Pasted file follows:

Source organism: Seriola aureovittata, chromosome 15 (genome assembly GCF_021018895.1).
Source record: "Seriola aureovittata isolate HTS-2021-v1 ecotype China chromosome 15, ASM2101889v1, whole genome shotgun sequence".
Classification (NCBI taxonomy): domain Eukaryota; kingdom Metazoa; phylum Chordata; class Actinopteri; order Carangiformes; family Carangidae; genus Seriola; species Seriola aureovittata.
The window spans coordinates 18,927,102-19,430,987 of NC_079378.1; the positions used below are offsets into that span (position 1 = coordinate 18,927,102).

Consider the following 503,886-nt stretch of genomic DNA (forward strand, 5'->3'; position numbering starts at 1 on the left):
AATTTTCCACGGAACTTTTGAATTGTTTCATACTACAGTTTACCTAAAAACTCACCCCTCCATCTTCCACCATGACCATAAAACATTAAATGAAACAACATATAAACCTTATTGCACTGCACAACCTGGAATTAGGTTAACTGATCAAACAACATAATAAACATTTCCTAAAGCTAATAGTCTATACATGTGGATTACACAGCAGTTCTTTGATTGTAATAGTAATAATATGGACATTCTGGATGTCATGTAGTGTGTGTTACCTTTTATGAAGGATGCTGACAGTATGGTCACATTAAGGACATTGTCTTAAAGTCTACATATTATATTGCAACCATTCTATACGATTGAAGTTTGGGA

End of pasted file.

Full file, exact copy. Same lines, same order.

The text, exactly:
Source organism: Seriola aureovittata, chromosome 15 (genome assembly GCF_021018895.1).
Source record: "Seriola aureovittata isolate HTS-2021-v1 ecotype China chromosome 15, ASM2101889v1, whole genome shotgun sequence".
Classification (NCBI taxonomy): domain Eukaryota; kingdom Metazoa; phylum Chordata; class Actinopteri; order Carangiformes; family Carangidae; genus Seriola; species Seriola aureovittata.
The window spans coordinates 18,927,102-19,430,987 of NC_079378.1; the positions used below are offsets into that span (position 1 = coordinate 18,927,102).

Consider the following 503,886-nt stretch of genomic DNA (forward strand, 5'->3'; position numbering starts at 1 on the left):
AATTTTCCACGGAACTTTTGAATTGTTTCATACTACAGTTTACCTAAAAACTCACCCCTCCATCTTCCACCATGACCATAAAACATTAAATGAAACAACATATAAACCTTATTGCACTGCACAACCTGGAATTAGGTTAACTGATCAAACAACATAATAAACATTTCCTAAAGCTAATAGTCTATACATGTGGATTACACAGCAGTTCTTTGATTGTAATAGTAATAATATGGACATTCTGGATGTCATGTAGTGTGTGTTACCTTTTATGAAGGATGCTGACAGTATGGTCACATTAAGGACATTGTCTTAAAGTCTACATATTATATTGCAACCATTCTATACGATTGAAGTTTGGGA